Zimbabwe’s women decry political underrepresentation

Zimbabwean women are hugely underrepresented in politics despite making majority of the populationImage: Alexander Joe/AFP/Getty Images
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Women make up at least 54% of Zimbabwe’s population. But one can hardly tell from the country’s new cabinet. President Emerson Mnangagwa gave the lion’s share of ministerial positions to men. Out of the 26 ministers, only six are women.

By Columbus Mahvunga 

Madrine Chiku, the chairperson of the Women’s Coalition in Zimbabwe, told DW that women remain underrepresented in decision-making.

“I am not very pleased with the [cabinet] outcome,” Chiku said, stressing that there were very few women appointments.

“When we look at the presidium, we do not have any representative,” the women’s rights activist added, before pointing out that, according to Zimbabwe’s Constitution, particularly section 17, it would have been ideal to have a woman in the presidium and more women in parliament.

“But we don’t see this happening. And we continue to experience the suppression of women in occupying decision-making portfolios.”

 A woman casts her vote during the Zimbabwe general elections in Zimbabwe.
About 52% of Zimbabwean voters in the August 23 election were womenImage: Siphiwe Sibeko/Reuters
About 52% of Zimbabwean voters in the August 23 election were womenImage: Siphiwe Sibeko/ReutersNo female vice president for ZimbabweLinda Masarira, the founder of the opposition Labour, Economists and African Democrats (LEAD) told DW that she is concerned about the absence of a female vice president.

“Section 17 of the Constitution of Zimbabwe has been violated yet again as the women appointed only constitute 26% of the cabinet ministers,” Masarira said, adding that this happened even though women constitute 54% of the population and 52% of the voting population in Zimbabwe.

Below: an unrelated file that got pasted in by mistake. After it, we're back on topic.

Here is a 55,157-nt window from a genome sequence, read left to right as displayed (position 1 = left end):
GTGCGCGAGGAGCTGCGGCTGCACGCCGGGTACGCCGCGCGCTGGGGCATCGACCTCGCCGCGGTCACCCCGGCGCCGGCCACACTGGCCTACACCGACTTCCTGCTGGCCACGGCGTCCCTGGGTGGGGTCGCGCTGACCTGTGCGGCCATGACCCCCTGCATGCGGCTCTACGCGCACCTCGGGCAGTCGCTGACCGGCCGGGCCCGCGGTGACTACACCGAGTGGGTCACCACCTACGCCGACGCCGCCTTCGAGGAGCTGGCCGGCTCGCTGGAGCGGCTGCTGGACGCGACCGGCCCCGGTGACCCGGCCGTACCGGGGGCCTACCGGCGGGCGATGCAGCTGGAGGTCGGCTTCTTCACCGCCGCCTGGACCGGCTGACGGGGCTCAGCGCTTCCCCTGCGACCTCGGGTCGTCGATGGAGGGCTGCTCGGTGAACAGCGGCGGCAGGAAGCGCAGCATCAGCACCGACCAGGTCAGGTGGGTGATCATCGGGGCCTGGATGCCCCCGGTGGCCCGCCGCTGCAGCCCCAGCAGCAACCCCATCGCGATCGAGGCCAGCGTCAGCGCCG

“As a pan-African feminist transformation leader, I demand 50-50, all organs of the state as enshrined in the Constitution of Zimbabwe. Arise women of Zimbabwe, arise!”

Mnangagwa shrugs off critics

Mnangagwa, who was declared winner of August’s disputed general election, wants the cabinet to stir Zimbabwe out of its economic crisis as he serves his full second and final term.

When asked if he felt any pressure from gender activist organizations to increase the number of women in his cabinet, the 80-year-old responded with laughter.

“Some names can be female, some can be surnames. Some can be male or female,” Mnangagwa mused. “So I am just making it very clear: No pressure, clarity. The demand is that of clarity.”

President of Zimbabwe Emmerson Mnangagwa addresses a press conference at State House in Harare.
President Mnanagagwa seems unfazed by his critics for appointing a male-dominated cabinetImage: Jekesai Njikizana/AFP via Getty Images

According to Alexander Rusero, a professor of politics at Africa University in Zimbabwe, the cabinet is nothing short of power consolidation.

“That is serious in issues of gender equality and gender equity. Politics in Africa in general and Zimbabwe in particular is still pretty much patriarchal,” Rusero told DW.

“The women that are appointed are actually men’s women. They are not women who are appointed or married or on their own terms.”

Rwanda leads the world in women’s representation in politics

The Inter-Parliamentary Union (IPU), a global organization of national parliaments, collected data in 2023 showing that women are underrepresented at all levels of decision-making worldwide — and that achieving gender parity in political life is far off.

Nevertheless, over 60% of the seats in Rwanda’s national parliament were held by women as of December 2022. The country is ranked first globally, with the highest proportion of women in parliament.

Other African nations, such as Senegal, South Africa, Namibia, and Mozambique, have a progressive record when it comes to women’s political representation.

In 2018, Ethiopian Prime Minister Abiy Ahmed was praised for appointing a 50-50 gender-balanced cabinet. However, the number of seats held by women in parliament as of 2022 dropped to 41.3%.

Women tend to lead policy areas related to gender equality, human rights, and social affairs, while men dominate policy areas like defense and economy.

Eunice Wanjiru contributed to this article

Edited by: Keith Walker

Source: DW